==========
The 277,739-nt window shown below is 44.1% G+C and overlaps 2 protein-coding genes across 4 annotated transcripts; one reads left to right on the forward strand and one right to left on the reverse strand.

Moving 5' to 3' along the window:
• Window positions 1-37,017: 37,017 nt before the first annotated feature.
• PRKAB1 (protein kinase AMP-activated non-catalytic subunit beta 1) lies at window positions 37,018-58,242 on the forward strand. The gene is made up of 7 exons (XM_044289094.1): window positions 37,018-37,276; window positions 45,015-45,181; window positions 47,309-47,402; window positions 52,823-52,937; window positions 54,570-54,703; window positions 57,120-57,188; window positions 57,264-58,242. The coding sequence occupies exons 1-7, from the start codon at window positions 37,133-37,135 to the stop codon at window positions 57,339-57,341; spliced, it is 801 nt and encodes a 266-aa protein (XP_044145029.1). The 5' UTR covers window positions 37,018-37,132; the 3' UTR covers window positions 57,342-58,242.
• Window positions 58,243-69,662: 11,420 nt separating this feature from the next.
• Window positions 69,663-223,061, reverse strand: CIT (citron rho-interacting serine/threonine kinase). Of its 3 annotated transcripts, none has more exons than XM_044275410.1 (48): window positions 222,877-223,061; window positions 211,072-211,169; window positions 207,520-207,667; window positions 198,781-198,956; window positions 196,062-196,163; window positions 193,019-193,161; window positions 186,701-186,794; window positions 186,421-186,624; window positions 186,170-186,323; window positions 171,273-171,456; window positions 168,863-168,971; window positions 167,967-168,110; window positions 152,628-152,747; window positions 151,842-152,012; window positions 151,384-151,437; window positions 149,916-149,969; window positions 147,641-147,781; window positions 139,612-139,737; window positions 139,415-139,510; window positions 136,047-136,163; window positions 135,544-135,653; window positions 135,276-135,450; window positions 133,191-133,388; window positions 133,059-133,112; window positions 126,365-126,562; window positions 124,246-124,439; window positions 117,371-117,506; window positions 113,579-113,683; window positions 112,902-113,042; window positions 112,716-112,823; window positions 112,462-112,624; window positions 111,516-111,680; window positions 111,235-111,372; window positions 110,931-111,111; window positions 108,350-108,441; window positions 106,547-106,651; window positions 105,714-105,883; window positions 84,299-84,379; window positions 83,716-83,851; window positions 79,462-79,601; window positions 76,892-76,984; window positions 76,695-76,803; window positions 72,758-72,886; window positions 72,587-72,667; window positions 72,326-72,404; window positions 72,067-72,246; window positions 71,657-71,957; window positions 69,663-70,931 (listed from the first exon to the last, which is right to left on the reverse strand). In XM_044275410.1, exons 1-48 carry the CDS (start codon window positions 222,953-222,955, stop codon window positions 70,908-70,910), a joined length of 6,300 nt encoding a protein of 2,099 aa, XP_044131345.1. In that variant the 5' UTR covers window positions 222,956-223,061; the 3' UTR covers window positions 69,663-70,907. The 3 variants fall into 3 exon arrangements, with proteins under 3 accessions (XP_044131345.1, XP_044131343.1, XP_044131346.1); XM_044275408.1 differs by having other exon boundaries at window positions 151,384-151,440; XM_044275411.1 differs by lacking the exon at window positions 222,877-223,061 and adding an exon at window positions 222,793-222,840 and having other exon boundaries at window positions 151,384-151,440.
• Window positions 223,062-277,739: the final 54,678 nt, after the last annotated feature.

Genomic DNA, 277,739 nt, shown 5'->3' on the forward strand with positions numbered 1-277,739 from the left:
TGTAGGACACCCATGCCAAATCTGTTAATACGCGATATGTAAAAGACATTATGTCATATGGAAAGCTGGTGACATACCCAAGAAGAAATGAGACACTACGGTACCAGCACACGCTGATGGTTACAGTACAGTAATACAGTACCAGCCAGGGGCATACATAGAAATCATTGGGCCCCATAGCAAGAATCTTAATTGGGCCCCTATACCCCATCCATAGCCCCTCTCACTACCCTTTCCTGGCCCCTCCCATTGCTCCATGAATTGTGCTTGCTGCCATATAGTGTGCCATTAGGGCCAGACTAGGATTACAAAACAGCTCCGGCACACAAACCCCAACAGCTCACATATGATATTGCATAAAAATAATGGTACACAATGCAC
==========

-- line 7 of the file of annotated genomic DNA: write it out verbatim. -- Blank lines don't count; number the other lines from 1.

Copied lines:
• Window positions 223,062-277,739: the final 54,678 nt, after the last annotated feature.